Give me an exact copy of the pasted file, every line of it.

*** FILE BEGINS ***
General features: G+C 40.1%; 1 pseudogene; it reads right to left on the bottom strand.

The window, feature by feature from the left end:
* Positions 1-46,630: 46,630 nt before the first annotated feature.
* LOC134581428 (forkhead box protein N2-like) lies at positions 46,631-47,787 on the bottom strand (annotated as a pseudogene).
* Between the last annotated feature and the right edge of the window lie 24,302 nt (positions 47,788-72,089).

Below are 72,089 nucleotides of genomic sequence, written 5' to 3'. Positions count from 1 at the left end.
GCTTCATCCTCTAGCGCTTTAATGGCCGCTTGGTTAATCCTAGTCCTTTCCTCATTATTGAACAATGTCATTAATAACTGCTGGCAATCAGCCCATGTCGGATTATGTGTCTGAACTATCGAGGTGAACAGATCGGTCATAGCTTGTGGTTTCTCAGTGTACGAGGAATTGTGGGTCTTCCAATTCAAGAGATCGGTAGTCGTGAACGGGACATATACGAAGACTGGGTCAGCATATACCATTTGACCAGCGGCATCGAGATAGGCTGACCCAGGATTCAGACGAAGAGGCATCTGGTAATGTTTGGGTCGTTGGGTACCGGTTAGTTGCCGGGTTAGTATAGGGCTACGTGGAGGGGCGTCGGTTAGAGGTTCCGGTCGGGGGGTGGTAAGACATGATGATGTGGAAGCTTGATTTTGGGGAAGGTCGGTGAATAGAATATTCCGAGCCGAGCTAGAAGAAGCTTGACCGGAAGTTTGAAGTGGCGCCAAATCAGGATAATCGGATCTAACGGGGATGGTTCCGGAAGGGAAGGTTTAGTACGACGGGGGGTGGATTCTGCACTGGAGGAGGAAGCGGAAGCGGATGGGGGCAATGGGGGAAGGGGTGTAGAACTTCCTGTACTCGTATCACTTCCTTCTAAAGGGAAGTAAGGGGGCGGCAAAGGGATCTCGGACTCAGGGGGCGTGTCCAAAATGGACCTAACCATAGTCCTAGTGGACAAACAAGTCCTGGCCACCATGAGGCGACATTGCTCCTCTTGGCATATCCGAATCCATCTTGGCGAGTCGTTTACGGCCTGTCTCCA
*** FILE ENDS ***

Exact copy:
General features: G+C 40.1%; 1 pseudogene; it reads right to left on the bottom strand.

The window, feature by feature from the left end:
* Positions 1-46,630: 46,630 nt before the first annotated feature.
* LOC134581428 (forkhead box protein N2-like) lies at positions 46,631-47,787 on the bottom strand (annotated as a pseudogene).
* Between the last annotated feature and the right edge of the window lie 24,302 nt (positions 47,788-72,089).

Below are 72,089 nucleotides of genomic sequence, written 5' to 3'. Positions count from 1 at the left end.
GCTTCATCCTCTAGCGCTTTAATGGCCGCTTGGTTAATCCTAGTCCTTTCCTCATTATTGAACAATGTCATTAATAACTGCTGGCAATCAGCCCATGTCGGATTATGTGTCTGAACTATCGAGGTGAACAGATCGGTCATAGCTTGTGGTTTCTCAGTGTACGAGGAATTGTGGGTCTTCCAATTCAAGAGATCGGTAGTCGTGAACGGGACATATACGAAGACTGGGTCAGCATATACCATTTGACCAGCGGCATCGAGATAGGCTGACCCAGGATTCAGACGAAGAGGCATCTGGTAATGTTTGGGTCGTTGGGTACCGGTTAGTTGCCGGGTTAGTATAGGGCTACGTGGAGGGGCGTCGGTTAGAGGTTCCGGTCGGGGGGTGGTAAGACATGATGATGTGGAAGCTTGATTTTGGGGAAGGTCGGTGAATAGAATATTCCGAGCCGAGCTAGAAGAAGCTTGACCGGAAGTTTGAAGTGGCGCCAAATCAGGATAATCGGATCTAACGGGGATGGTTCCGGAAGGGAAGGTTTAGTACGACGGGGGGTGGATTCTGCACTGGAGGAGGAAGCGGAAGCGGATGGGGGCAATGGGGGAAGGGGTGTAGAACTTCCTGTACTCGTATCACTTCCTTCTAAAGGGAAGTAAGGGGGCGGCAAAGGGATCTCGGACTCAGGGGGCGTGTCCAAAATGGACCTAACCATAGTCCTAGTGGACAAACAAGTCCTGGCCACCATGAGGCGACATTGCTCCTCTTGGCATATCCGAATCCATCTTGGCGAGTCGTTTACGGCCTGTCTCCA